The fundamental problem with Silicon Valley’s favorite growth strategy | Quartz, by Tim O’Reilly

Source: The fundamental problem with Silicon Valley’s favorite growth strategy | Quartz, by Tim O’Reilly
RE: Blitzscaling, by Reid Hoffman and Chris Yeh

Hoffman and Yeh argue that in today’s world, it’s essential to “achieve massive scale at incredible speed” in order to seize the ground before competitors do. By their definition, blitzscaling (derived from the blitzkrieg or “lightning war” strategy of Nazi general Heinz Guderian) “prioritizes speed over efficiency,” and risks “potentially disastrous defeat in order to maximize speed and surprise.”

This premise has become doctrine in Silicon Valley. But is it correct? And is it good for society?

for every company like Paypal that pulled off that feat of hypergrowth without knowing where the money would come from, there is a dotcom graveyard of hundreds or thousands of companies that never figured it out. That’s the “risks potentially disastrous defeat” part of the strategy that Hoffman and Yeh talk about. A strong case can be made that blitzscaling isn’t really a recipe for success but rather survivorship bias masquerading as a strategy.

there are compelling reasons to blitzscale, and the book provides a great deal of wisdom for those facing a strategic inflection point where success depends on moving much faster. But I worry that the book oversells the idea

While Hoffman and Yeh’s book claims that companies like Google, Facebook, Microsoft, Apple, and Amazon are icons of the blitzscaling approach, this idea is plausible only with quite a bit of revisionist history. Each of these companies achieved profitability (or in Amazon’s case, positive cash flow) long before its IPO, and growth wasn’t driven by a blitzkrieg of spending to acquire customers below cost, but by breakthrough products and services, and by strategic business model innovations that were rooted in a future that the competition didn’t yet understand. These companies didn’t blitzscale; they scaled sustainably.

Sustainability may not actually matter, though, according to the gospel of blitzscaling. After all, the book’s marketing copy does not promise the secret of building massively profitable or enduring companies, but merely “massively valuable” ones.

What is meant by value? To too many investors and entrepreneurs, it means building companies that achieve massive financial exits, either by being sold or going public. And as long as the company can keep getting financing, either from private or public investors, the growth can go on.

But is a business really a business if it can’t pay its own way?

figure 2, found on page 58, of table 9 data: “Initial Public Offerings: Updated Statistics”, by University of Florida finance professor Jay R. Ritter, 2018-01-17

Would profitless companies with huge scale be valued so highly in the absence of today’s overheated financial markets?

The horse-race investment mentality has a terrible side effect: Companies that are not contenders to win, place, or show are starved of investment. Funding dries up, and companies that could have built a sustainable niche if they’d grown organically go out of business instead. … The losses from the blitzscaling mentality are felt not just by entrepreneurs but by society more broadly. When the traditional venture-capital wisdom is to shutter companies that aren’t achieving hypergrowth, businesses that would once have made meaningful contributions to our economy are not funded, or are starved of further investment once it is clear that they no longer have a hope of becoming a home run.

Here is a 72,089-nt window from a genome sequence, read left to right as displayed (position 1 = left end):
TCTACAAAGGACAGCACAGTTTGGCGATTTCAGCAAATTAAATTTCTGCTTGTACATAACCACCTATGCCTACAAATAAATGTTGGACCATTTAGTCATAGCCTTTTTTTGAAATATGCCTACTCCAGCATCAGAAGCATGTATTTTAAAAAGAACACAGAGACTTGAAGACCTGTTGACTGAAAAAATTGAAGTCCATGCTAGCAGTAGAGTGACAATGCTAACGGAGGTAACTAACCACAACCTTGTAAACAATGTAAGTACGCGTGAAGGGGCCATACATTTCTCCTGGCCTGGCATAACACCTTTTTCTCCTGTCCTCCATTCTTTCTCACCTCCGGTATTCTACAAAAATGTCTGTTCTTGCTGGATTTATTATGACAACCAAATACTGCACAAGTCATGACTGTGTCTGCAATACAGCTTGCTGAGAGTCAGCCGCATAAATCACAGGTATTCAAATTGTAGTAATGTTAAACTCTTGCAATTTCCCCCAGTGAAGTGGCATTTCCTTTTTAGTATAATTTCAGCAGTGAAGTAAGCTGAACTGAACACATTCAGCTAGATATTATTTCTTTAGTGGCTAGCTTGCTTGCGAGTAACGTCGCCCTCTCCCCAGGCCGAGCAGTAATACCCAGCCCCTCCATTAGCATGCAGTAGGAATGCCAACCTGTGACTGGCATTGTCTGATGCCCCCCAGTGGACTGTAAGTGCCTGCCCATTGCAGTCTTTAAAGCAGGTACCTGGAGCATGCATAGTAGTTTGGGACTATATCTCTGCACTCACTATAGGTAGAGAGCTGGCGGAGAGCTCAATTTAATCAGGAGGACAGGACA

I’ve talked so far mainly about the investment distortions that blitzscaling introduces. But there is another point that I wish Hoffman and Yeh had made in their book.

Assume for a moment that blitzscaling is indeed a recipe for companies to achieve the kind of market dominance that has been achieved by Apple, Amazon, Facebook, Microsoft, and Google. Assume that technology is often a winner-takes-all market, and that blitzscaling is indeed a powerful tool in the arsenal of those in pursuit of the win.

What is the responsibility of the winners? And what happens to those who don’t win?

The problem with the blitzscaling mentality is that a corporate DNA of perpetual, rivalrous, winner-takes-all growth is fundamentally incompatible with the responsibilities of a platform. Too often, once its hyper-growth period slows, the platform begins to compete with its suppliers and its customers. … Platforms are two-sided marketplaces that have to achieve critical mass on both the buyer and the seller side.

Unfortunately, the defeat being risked is not just theirs, but ours. Microsoft and Google began to cannibalize their suppliers only after 20 years of creating value for them. Uber and Lyft are being encouraged to eliminate their driver partners from the get-go. If it were just these two companies, it would be bad enough. But it isn’t. Our entire economy seems to have forgotten that workers are also consumers, and suppliers are also customers. When companies use automation to put people out of work, they can no longer afford to be consumers; when platforms extract all the value and leave none for their suppliers, they are undermining their own long-term prospects. It’s two-sided markets all the way down.

Viral Outrage Is Collapsing Our Worlds | The Atlantic

Source: Viral Outrage Is Collapsing Our Worlds | The Atlantic, by Conor Friedersdorf

The ability to slip into a domain and adopt whatever values and norms are appropriate while retaining identities in other domains is something most Americans value, both to live in peace amid difference and for personal reasons.

I wonder whether ongoing debates about matters as varied as Facebook user-data practices, “the right to be forgotten,” NSA data collection, and any number of public-shaming controversies are usefully considered under the umbrella framework of How is new technology affecting our ability to keep our various worlds from colliding when we don’t want them to, and what, if anything, should we do about that?

What would the implications be of adopting the norm that it is often wrong, or only rarely appropriate, to rob an individual of the ability to slip into a given domain and adopt whatever values and norms are appropriate while retaining their identities in other domains?